One of the most persistent claims about George W. Bush's response to the terrorist attacks of Sept. 11, 2001, is that he urged Americans to simply "go shopping" as the nation headed into war.
"Bush did nothing to mobilize public opinion to accept the sacrifices that war implies - the first thing a leader would do," Ronald Spiers, a retired American diplomat, alleged in a 2003 op-ed in The New York Times.
"Tax cuts could go ahead as planned, and energy saving was dismissed out of hand. 'Go shopping' was the administration's message."
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Thomas L. Friedman, a Times columnist, has made similar claims at least twice on the paper's editorial pages.
"They wanted to do something to strengthen the country they love. Instead, Bush told a few of us to go to war and the rest of us to go shopping," Friedman wrote in May of 2008.
The Times columnist followed up two months later: "After 9/11, Mr. Bush had the chance to summon the country to a great nation-building project focused on breaking our addiction to oil. Instead, he told us to go shopping."
The claim has been repeated so many times in the mainstream media, on blogs and across the airwaves that it's tough to keep an accurate count.
"President Bush did some smart things at the outset, but one of the opportunities that was missed was, when he spoke to the American people, he said, 'Go out and shop,'" charged Obama, then a U.S. Senator from Illinois.
Here's TIME magazine in January 2009: "After the 9/11 terrorist attacks, President Bush didn't call for sacrifice. He called for shopping."
Allow us to clear up the confusion once and for all: President Bush never encouraged Americans to go out and mindlessly spend money following 9/11.
It just didn't happen.
What Bush Really Said After the Attacks
President Bush didn't call on Americans to run up their credit card bills.
He encouraged them go on living their lives as they were used to doing. And he expressed concern about a nation and an economy paralyzed by fear of terrorists.
"I ask your continued participation and confidence in the American economy," Bush said in an address to the nation on Sept. 20, 2001.
"Terrorists attacked a symbol of American prosperity. They did not touch its source. America is successful because of the hard work, and creativity, and enterprise of our people. These were the true strengths of our economy before September 11th, and they are our strengths today."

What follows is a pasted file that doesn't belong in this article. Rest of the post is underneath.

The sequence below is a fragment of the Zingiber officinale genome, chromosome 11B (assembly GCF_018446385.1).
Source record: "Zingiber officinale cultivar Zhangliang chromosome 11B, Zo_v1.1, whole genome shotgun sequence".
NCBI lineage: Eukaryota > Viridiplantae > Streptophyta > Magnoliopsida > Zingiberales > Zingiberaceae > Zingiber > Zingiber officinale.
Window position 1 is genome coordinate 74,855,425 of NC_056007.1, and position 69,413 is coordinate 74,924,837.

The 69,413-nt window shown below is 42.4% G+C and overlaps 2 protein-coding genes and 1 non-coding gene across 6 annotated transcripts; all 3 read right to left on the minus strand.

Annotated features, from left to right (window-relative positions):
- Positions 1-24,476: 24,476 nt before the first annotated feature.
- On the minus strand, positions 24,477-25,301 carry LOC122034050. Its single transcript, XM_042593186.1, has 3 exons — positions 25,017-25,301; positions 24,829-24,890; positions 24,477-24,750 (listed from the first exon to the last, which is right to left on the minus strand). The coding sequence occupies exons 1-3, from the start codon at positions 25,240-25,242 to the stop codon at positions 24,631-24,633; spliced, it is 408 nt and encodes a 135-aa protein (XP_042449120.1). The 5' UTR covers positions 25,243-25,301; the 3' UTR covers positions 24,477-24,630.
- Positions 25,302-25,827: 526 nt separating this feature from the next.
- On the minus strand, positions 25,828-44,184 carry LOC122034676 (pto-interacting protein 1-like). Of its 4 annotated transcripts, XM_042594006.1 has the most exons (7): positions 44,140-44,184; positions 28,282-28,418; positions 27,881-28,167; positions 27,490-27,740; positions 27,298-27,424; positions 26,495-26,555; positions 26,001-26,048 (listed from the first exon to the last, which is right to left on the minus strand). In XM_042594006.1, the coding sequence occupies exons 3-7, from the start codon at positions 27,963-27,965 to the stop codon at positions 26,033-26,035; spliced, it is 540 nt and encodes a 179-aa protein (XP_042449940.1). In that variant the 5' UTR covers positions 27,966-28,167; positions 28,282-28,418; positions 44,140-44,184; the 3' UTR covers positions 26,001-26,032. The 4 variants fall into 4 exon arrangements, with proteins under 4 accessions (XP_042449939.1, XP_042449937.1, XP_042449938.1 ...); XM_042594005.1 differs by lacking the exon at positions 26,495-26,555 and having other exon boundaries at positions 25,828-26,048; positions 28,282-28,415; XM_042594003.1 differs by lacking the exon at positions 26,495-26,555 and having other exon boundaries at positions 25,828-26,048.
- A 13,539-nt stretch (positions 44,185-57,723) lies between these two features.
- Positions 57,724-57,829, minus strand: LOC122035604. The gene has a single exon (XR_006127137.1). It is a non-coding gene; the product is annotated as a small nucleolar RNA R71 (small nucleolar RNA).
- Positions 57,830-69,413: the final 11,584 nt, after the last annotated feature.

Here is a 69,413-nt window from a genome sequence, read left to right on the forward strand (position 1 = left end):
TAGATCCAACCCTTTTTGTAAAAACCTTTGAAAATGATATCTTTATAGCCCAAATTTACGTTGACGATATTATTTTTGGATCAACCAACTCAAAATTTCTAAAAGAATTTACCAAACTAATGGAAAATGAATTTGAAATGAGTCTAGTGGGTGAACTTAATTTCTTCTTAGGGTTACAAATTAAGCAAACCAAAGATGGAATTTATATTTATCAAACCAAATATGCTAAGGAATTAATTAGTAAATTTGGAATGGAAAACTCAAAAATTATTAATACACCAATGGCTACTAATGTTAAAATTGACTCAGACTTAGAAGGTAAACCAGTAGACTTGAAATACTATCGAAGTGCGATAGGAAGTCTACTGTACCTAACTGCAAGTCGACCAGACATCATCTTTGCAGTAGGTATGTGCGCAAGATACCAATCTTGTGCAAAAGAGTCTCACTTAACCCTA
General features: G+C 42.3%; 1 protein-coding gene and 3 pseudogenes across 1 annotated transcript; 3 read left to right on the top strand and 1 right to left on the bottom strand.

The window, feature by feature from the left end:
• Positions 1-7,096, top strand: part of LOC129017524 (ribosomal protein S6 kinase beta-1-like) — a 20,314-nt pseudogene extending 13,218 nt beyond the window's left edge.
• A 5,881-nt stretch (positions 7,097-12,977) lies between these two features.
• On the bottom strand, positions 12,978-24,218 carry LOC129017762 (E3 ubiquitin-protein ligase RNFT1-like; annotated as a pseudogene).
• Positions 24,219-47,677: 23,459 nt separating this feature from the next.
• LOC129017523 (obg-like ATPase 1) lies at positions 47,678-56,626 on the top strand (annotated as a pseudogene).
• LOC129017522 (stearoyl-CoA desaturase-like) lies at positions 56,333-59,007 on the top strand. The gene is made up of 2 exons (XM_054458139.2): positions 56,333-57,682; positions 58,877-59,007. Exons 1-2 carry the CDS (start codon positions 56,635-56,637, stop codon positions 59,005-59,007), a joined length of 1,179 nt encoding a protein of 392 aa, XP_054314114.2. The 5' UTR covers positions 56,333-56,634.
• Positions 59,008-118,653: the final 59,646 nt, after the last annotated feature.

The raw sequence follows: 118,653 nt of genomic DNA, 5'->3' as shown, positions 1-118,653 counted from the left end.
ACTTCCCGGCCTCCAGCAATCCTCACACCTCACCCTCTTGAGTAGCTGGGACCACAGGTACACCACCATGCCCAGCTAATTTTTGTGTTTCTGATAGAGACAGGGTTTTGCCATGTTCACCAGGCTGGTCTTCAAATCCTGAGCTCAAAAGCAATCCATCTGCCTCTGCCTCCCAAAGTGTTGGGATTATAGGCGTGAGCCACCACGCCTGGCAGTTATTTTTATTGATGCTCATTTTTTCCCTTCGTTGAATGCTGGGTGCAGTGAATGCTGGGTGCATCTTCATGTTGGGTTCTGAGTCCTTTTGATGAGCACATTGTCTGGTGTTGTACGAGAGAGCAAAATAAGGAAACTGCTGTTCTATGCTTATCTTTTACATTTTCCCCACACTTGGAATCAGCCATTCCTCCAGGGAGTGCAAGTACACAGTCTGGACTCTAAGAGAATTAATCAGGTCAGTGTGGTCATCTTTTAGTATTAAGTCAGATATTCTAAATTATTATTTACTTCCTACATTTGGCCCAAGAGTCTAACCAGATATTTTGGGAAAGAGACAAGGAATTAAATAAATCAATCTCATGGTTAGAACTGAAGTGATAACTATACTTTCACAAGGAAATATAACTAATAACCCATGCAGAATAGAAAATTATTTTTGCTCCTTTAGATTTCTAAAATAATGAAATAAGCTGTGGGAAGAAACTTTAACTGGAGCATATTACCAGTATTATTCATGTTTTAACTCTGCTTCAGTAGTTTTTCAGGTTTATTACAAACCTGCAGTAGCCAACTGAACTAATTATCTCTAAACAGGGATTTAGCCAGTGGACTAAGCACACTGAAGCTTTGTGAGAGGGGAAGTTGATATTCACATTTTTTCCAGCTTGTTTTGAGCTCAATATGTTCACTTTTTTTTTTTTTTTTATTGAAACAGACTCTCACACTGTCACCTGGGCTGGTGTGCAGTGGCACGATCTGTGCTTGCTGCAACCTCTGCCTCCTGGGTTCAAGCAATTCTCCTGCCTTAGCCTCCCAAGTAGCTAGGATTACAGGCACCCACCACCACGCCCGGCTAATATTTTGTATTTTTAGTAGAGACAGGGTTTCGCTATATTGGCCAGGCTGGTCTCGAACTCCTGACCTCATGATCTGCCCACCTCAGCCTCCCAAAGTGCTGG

Bush did not, at any point, use the word "shop" in that momentous speech.
Nor did he ask anyone to "go shopping" in a speech one week later.
"When [the terrorists] struck, they wanted to create an atmosphere of fear," Bush said at a Sept. 27, 2001, speech at O'Hare International Airport in Chicago. "And one of the great goals of this nation's war is to restore public confidence in the airline industry.
"It's to tell the traveling public: Get on board. Do your business around the country. Fly and enjoy America's great destination spots. Get down to Disney World in Florida. Take your families and enjoy life, the way we want it to be enjoyed."
One of the only references Bush made to shopping at the time was on Nov. 8, 2001, when he said he had seen signs of a courageous people in the aftermath of the attacks.
"This great nation will never be intimidated. People are going about their daily lives, working and shopping and playing, worshiping at churches and synagogues and mosques, going to movies and to baseball games," Bush said.
The word "shopping" also turns up one more time. On Sept. 17, 2001, Bush addressed the fear some Muslims had of a backlash.
"I've been told that some fear to leave; some don't want to go shopping for their families; some don't want to go about their ordinary daily routines because, by wearing cover, they're afraid they'll be intimidated," Bush said.
"That should not and that will not stand in America. Those who feel like they can intimidate our fellow citizens to take out their anger don't represent the best of America. They represent the worst of humankind. And they should be ashamed of that kind of behavior."
Where the Rumor Got Started
So if Bush didn't ask Americans to "go shopping," who did?
A guy named Frank Pellegrini. A writer for TIME magazine.
Referring to Bush's Sept. 20, 2001, speech asking Americans for "continued participation and confidence in the American economy," Pellegrini added his own commentary and translation: "And for God's sake keep shopping."
The rest, as they say, is history.
The false claim nags at former Bush administration officials.
In a scathing letter to the Times in June of 2010, former White House senior adviser Karl Rove wrote: "Suggesting Bush simply urged people 'to shop' is factually wrong - and may be intellectually dishonest."
Rove is right.